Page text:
Tongjing Wan

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Tongjing Wan (simplified Chinese :痛经丸; traditional Chinese :痛經丸) is a brownish-black pill used in Traditional Chinese medicine to "promote blood flow, dispel cold, regulate menstruation and relieve pain". [1] It tastes slightly sweet and bitter. It is used where there is "abdominal pain during menstruation due to stagnation of blood by cold ". [2] Tongjing Wan is to be taken before menstruation.

Simplified Chinese characters standardized Chinese characters developed in mainland China

Simplified Chinese characters are standardized Chinese characters prescribed in the Table of General Standard Chinese Characters for use in mainland China. Along with traditional Chinese characters, they are one of the two standard character sets of the contemporary Chinese written language. The government of the People's Republic of China in mainland China has promoted them for use in printing since the 1950s and 1960s to encourage literacy. They are officially used in the People's Republic of China and Singapore.

Traditional Chinese characters

Traditional Chinese characters are Chinese characters in any character set that does not contain newly created characters or character substitutions performed after 1946. They are most commonly the characters in the standardized character sets of Taiwan, of Hong Kong and Macau, and in the Kangxi Dictionary. The modern shapes of traditional Chinese characters first appeared with the emergence of the clerical script during the Han Dynasty, and have been more or less stable since the 5th century.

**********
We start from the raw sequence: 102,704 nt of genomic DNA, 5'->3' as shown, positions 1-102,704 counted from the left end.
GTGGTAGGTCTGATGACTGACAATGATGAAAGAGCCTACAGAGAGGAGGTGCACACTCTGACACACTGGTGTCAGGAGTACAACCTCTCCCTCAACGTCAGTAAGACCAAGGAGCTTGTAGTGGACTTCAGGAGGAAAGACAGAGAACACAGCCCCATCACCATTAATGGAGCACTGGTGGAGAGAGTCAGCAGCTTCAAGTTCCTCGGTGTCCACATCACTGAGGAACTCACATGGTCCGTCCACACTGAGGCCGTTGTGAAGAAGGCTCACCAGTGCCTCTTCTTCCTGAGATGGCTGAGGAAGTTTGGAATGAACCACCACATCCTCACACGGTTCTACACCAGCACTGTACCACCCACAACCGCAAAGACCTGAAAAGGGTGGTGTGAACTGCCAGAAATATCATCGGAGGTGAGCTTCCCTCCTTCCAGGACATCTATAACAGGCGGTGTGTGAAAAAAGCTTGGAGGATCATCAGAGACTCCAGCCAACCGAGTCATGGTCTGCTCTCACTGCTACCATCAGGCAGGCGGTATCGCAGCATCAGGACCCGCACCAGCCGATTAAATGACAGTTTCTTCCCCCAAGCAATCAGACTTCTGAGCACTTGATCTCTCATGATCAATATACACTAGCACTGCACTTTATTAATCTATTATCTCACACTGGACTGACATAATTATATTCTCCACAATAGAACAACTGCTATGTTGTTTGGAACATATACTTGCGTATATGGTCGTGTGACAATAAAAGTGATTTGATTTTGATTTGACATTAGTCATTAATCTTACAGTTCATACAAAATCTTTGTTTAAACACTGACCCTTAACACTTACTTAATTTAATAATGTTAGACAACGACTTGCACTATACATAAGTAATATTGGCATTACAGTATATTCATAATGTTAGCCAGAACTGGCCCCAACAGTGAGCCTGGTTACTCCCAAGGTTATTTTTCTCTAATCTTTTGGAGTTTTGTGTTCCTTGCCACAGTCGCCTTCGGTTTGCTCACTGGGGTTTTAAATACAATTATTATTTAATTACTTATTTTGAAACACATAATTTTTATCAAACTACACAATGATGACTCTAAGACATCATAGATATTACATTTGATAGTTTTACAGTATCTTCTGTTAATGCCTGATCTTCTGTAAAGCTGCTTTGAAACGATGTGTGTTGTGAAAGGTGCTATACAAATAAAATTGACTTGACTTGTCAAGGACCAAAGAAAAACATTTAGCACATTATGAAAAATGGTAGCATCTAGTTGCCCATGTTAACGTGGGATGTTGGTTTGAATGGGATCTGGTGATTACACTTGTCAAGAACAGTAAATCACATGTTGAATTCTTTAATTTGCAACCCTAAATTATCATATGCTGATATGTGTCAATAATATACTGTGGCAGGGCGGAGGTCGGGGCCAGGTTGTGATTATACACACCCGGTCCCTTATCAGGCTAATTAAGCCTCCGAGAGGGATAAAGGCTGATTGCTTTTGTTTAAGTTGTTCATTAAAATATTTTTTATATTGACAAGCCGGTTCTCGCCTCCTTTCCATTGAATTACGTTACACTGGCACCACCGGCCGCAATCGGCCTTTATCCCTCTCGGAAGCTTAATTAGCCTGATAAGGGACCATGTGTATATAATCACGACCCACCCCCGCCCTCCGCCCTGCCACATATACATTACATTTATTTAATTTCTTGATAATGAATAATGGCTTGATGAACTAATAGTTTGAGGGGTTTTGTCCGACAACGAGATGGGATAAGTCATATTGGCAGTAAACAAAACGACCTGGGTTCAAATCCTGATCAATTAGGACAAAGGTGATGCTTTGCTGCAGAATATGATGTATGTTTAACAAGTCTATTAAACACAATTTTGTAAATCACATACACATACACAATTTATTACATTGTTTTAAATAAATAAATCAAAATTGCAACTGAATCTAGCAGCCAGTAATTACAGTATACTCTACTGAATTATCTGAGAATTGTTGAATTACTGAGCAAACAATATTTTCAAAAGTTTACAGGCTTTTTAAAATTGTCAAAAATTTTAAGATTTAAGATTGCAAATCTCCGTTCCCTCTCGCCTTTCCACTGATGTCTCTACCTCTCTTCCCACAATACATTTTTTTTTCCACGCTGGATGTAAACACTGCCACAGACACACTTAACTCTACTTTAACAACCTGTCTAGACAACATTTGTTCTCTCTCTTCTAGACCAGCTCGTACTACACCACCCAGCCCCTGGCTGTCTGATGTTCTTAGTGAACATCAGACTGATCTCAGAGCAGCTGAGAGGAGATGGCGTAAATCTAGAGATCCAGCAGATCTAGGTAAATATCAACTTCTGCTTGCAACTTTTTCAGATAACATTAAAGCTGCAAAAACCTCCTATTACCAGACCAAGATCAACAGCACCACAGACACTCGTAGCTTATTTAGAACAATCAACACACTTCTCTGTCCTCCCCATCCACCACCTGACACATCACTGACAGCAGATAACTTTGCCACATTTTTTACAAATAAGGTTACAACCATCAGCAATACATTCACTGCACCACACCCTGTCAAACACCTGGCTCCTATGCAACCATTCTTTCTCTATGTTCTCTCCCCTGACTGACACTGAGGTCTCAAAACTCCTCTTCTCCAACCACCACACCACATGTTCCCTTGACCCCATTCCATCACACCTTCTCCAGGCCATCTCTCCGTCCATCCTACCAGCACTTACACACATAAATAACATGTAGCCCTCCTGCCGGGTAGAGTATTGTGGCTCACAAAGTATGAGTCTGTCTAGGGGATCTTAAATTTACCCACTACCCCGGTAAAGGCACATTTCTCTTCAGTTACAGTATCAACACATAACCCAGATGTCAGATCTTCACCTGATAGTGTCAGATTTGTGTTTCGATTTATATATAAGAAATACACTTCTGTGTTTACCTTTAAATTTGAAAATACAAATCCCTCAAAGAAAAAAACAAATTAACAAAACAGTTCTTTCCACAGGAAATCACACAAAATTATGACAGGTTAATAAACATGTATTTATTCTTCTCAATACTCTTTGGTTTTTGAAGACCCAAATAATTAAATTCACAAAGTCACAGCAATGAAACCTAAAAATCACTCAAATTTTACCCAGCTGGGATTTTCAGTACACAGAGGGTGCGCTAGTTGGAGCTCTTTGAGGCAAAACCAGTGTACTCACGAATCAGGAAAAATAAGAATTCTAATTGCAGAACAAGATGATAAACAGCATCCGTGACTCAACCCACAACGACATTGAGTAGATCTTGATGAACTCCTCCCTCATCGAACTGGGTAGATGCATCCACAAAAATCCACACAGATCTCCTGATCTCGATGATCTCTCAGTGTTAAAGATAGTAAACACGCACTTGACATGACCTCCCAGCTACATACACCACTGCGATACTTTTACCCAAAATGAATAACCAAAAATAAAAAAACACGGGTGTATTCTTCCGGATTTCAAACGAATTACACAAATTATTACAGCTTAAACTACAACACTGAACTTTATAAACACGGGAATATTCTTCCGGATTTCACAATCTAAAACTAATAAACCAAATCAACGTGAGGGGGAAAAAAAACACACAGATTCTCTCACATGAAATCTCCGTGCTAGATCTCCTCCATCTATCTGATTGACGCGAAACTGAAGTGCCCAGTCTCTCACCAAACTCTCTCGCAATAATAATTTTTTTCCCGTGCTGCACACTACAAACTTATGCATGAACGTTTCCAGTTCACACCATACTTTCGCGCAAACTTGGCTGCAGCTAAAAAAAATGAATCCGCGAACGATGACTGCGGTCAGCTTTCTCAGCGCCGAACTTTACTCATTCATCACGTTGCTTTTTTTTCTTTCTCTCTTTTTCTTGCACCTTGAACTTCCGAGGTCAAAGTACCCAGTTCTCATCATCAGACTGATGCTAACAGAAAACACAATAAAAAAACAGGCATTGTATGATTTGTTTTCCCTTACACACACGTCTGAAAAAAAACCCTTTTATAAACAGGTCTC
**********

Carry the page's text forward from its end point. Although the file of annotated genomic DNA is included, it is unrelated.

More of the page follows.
Traditional Chinese medicine Medicine system that has developed in China over more than 2000 years

Traditional Chinese medicine (TCM) is a style of traditional medicine based on more than 2,500 years of Chinese medical practice that includes various forms of herbal medicine, acupuncture, massage, exercise (qigong), and dietary therapy, but recently also influenced by modern Western medicine. TCM is widely used in Greater China where it has a long history, and recently it has begun "gaining global recognition". One of the basic tenets of TCM is that "the body's vital energy circulates through channels, called meridians, that have branches connected to bodily organs and functions." Concepts of the body and of disease used in TCM reflect its ancient origins and its emphasis on dynamic processes over material structure, similar to European humoral theory.

Contents

Chinese classic herbal formula

NameChinese (S)Grams
Radix Angelicae Sinensis当归 75
Radix Paeoniae Alba白芍 50
Rhizoma Chuanxiong川芎 37.5
Radix Rehmanniae Preparata熟地黄 100
Rhizoma Cyperi (stir-baked with vinegar)香附 (醋炒) 75
Radix Aucklandiae木香 12.5
Pericarpium Citri Reticulatae Viride青皮12.5
Fructus Crataegi (carbonized) 山楂 (炭) 75
Rhizoma Corydalis延胡索 50
Rhizoma Zingiberis Preparatum炮姜 12.5
Cortex Cinnamomi桂皮 12.5
Radix Salviae Miltiorrhizae丹参 75
Fructus Leonuri茺蔚子 25
Flos Carthami红花 25
Herba Leonuri益母草 300
Faeces Trogopterori (stir-baked with vinegar)五灵脂 (醋炒) 50

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References

  1. State Pharmacopoeia Commission of the PRC (2005). "Pharmacopoeia of The People's Republic of China (Volume I)". Chemical Industry Press. ISBN   7-117-06982-1.
  2. Zuo Yanfu, Zhu Zhongbao, Huang Yuezhong, Tao Jinweng, Li Zhaoguo. "Science of Prescriptions", Publishing House of Shanghai University of Traditional Chinese Medicine. 2002. ISBN   7-81010-650-3.